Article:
I missed most of the movies that followed, catching them only on the back of airplane seats in hauls back and forth across the Pacific. I still haven’t seen the last one—“Nemesis”—when Patrick Stewart swore he was done with the series. I did see the first of J. J. Abrams’ new-Trek movies, but found it a fairly brainless SFX spectacle that did nothing to scratch the nostalgia itch. The “Discovery” series and its evident antipathy for its own legacy cemented that whatever was being produced under the Star Trek name now, it wasn’t for me.

In the meantime, there’s been a rush of nostalgiapunk movies and shows resurrecting decades-old properties and giving the original actors one last hurrah. Sylvester Stallone did with Rambo and Rocky, Harrison Ford with Han Solo and Indiana Jones and Deckard of “Blade Runner” fame, Schwarzenegger did it with the Terminator, they are even getting Bill Murray to do another Ghostbusters.

And now Patrick Stewart has done it with “Star Trek: Picard.”

And you know, it was painful to watch, because this Jean-Luc Picard starts out as a lonely, dying old man eaten away by his regrets and failures, angry at everything, feeling betrayed by everyone. And I look at Patrick Stewart and I see my dad, and it’s hard, man. It’s really hard. Again, I’m not projecting too much but damn, here’s a guy the same age as my dad, who I used to watch regularly when I lived with my dad, and now here he is again, and he’s fucking miserable.

I was pretty happy with Picard warping off into the star-set and that was that. If you have to bring him back, couldn’t he at least be happy? I was hoping for more nostalgiapunk, I’ll admit. However, much like “Discovery,” “Picard” keeps only the surface of Star Trek—the technobabble names, some of the characters, a touch of the visual aesthetic—and dumps everything else. Jean-Luc Picard, the Federation he served, the tone, the mood, that’s all gone. Everyone is broken and traumatized and sick and awful.

As we open the new series, Jean-Luc Picard is heartbroken about the death of android Data in “Nemesis” (didn’t see it, so, idk), about a group of rogue androids who blew up a shipyard on Mars, and about a failed rescue mission to the planet Romulus, based on the events of the Abrams movie. He’s angry at Starfleet and the Federation. Oh, and he’s dying of brain cancer.

He sets off on a mission to rescue an android (Isa Briones) created from a part of Data—Data’s daughter, essentially—along with a crew of quirky and lovable characters, such as the alcoholic drug addict (Michelle Hurd), a neurotic doctor who murders her lover (Alison Pill), an ex-Starfleet pilot traumatized by his former captain’s suicide (Santiago Cabrera), a revenge-crazed killer (Voyager’s Jeri Ryan) and sword guy (Evan Evagora).

The plot that follows is, as others have pointed out, a bit of a rip-off of the “Mass Effect” video game series: Protheans um, ancient aliens leave a warning against creating artificial life. Fanatics decide that means they have to kill all “synthetics” (they even copied the term from the games). The androids learn they can contact the Reapers some kind of creepy-crawly super-space-robot thing to come and kill everybody else. People spend a lot of time crying, throwing up or bleeding to death.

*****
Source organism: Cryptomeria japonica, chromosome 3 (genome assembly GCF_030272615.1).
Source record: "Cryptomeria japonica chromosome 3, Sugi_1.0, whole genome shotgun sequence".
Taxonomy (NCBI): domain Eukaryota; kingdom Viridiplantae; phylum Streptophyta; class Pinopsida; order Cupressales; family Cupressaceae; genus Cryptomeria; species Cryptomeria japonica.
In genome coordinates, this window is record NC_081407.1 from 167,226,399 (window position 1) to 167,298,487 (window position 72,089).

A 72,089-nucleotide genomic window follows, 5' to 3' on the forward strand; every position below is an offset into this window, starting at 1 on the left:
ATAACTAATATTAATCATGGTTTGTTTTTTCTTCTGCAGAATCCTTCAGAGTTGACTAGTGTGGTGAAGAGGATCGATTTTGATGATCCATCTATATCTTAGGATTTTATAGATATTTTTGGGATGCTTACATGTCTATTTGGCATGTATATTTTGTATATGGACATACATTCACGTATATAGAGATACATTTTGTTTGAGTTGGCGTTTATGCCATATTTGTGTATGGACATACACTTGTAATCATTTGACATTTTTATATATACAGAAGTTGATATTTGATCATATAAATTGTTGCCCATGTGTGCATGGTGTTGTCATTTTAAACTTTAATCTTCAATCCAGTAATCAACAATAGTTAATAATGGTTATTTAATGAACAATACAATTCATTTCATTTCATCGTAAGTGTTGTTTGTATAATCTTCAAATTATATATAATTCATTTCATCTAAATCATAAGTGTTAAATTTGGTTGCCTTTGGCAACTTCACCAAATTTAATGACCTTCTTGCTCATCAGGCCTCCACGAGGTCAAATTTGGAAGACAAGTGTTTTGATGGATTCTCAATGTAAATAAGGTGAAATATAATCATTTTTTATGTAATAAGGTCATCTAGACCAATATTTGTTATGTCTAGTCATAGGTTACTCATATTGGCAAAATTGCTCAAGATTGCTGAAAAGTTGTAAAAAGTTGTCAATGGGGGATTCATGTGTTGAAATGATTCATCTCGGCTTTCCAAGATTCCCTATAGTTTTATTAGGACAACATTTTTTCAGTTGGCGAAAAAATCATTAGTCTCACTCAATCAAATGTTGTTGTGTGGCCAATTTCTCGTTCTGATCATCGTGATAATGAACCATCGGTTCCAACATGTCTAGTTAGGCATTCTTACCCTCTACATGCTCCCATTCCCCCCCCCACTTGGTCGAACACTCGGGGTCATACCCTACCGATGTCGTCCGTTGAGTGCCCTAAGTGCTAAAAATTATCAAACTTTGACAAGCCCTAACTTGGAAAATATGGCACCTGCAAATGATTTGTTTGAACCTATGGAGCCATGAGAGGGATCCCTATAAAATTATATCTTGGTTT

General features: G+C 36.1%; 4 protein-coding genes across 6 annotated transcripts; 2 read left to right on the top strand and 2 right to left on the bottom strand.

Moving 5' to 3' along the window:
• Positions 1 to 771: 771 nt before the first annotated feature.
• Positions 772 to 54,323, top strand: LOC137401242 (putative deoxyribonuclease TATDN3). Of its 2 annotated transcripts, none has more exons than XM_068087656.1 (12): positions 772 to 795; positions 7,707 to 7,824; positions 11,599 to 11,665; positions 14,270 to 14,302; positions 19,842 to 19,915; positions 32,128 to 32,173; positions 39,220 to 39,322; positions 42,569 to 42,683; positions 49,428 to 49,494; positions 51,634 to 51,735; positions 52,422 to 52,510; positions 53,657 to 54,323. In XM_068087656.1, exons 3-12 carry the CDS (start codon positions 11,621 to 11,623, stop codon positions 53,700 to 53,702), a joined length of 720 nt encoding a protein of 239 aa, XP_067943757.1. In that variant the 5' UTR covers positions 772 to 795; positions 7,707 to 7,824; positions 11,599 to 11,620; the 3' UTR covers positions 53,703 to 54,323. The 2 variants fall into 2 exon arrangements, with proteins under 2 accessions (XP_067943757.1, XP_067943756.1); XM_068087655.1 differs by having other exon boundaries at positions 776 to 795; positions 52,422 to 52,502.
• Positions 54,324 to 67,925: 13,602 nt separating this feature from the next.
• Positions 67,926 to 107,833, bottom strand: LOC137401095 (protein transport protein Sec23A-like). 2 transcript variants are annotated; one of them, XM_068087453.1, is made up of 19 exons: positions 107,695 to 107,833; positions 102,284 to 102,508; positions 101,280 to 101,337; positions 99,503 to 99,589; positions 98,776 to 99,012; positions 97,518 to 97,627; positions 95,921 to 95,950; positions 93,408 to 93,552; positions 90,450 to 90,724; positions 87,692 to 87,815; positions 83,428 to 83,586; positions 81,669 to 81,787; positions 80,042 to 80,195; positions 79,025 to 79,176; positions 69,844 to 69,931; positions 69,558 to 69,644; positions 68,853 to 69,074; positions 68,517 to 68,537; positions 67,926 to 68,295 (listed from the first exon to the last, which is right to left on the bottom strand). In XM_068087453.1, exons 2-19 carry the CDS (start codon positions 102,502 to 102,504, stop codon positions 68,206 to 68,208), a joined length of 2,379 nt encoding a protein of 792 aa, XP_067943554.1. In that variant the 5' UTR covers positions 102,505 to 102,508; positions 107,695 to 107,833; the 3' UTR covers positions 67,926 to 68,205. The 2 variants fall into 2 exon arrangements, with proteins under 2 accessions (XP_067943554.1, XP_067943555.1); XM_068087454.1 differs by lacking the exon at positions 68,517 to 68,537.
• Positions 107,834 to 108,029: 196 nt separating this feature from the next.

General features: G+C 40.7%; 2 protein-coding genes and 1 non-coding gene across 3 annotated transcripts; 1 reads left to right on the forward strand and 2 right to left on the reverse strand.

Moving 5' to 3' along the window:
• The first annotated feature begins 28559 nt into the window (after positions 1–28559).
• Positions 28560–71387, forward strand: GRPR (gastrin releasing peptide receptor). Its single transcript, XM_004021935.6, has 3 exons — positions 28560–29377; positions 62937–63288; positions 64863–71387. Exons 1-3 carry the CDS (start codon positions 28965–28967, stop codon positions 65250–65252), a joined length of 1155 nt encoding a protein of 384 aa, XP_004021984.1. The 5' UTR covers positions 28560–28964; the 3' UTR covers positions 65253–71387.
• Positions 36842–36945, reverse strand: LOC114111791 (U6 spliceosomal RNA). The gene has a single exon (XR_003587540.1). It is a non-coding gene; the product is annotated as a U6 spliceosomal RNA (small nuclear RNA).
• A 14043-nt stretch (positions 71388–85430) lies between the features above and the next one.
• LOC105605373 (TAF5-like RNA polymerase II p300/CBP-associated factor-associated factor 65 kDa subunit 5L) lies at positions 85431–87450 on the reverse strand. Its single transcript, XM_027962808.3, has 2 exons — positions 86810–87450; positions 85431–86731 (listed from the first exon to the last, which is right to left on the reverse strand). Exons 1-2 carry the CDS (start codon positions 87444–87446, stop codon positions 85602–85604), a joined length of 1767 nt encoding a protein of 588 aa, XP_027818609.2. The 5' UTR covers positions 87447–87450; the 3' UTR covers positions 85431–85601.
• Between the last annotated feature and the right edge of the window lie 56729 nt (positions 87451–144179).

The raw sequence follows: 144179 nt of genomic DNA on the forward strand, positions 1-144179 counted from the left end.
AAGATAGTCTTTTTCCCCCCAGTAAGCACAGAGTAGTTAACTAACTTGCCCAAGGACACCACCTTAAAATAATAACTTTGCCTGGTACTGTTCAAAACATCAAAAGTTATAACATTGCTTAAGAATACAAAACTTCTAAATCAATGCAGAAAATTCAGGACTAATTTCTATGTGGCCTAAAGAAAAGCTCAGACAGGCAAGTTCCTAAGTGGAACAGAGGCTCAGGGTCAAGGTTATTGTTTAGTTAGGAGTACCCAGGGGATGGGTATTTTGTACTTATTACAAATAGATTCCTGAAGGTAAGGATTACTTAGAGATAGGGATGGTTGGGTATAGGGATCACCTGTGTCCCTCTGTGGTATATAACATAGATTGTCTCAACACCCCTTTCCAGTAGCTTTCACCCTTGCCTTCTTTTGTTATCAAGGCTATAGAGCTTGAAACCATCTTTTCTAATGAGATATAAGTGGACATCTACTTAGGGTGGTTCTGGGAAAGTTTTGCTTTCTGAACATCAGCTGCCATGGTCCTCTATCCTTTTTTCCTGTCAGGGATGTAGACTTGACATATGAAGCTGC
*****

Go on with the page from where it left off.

The original Star Trek famously invented the “Vulcan nerve pinch” because actor Leonard Nimoy thought an advanced civilization should have a better way of taking people out that smacking them. In “Star Trek: Picard,” Seven-of-Nine goes on a one-woman, two-fisted rampage with a phaser rifle that looks exactly like an assault rifle in each hand and she totally slaughters all the bad guys who ripped her friend’s eyeball out of its socket and left him so badly hurt she had to kill him out of mercy. Yeah! Kick-ass!

I won’t go further into the plot, which as already been raked over the coals at greater length and depth by commentators like Red Letter Media than I have stomach to. The back story is excessively convoluted and contradictory, returning characters feel unconnected to their previous incarnations, the new ones are all as fucked up as the putative hero, and the show is frequently tone-deaf to its own text. The above-mentioned homicidal doctor feels guilty for about one episode, and then everyone forgets that she brutally murdered her ex-lover. In another scene, an android talks about the necessity of death if one is to be considered truly alive, and immediately afterwards a character who has died has their brain transferred into an android body, thereby cheating death. Also, that beat is a rip-off of the Asimov story, Bicentennial Man. But whatever.

Pretty much the only non-depressing episode is when Johnathan Frakes and Marina Sirtis reprise their roles as William Riker and Dianna Troi, and make pizza.

It’s wonderful. It’s the high point of the whole damn series. You get to see people who genuinely like and care about each other sit down, talk instead of punch and shoot things, figure out what they’re going to do, express their fondness and admiration for each other. Fuck, yes. This is what I signed on for. Patrick Stewart and his old buddies hanging out and having a good time. Thank you. That’s the nostalgiapunk I needed. Make a show of nothing but Pat Stew and a string of cameos by old Star Trek hands.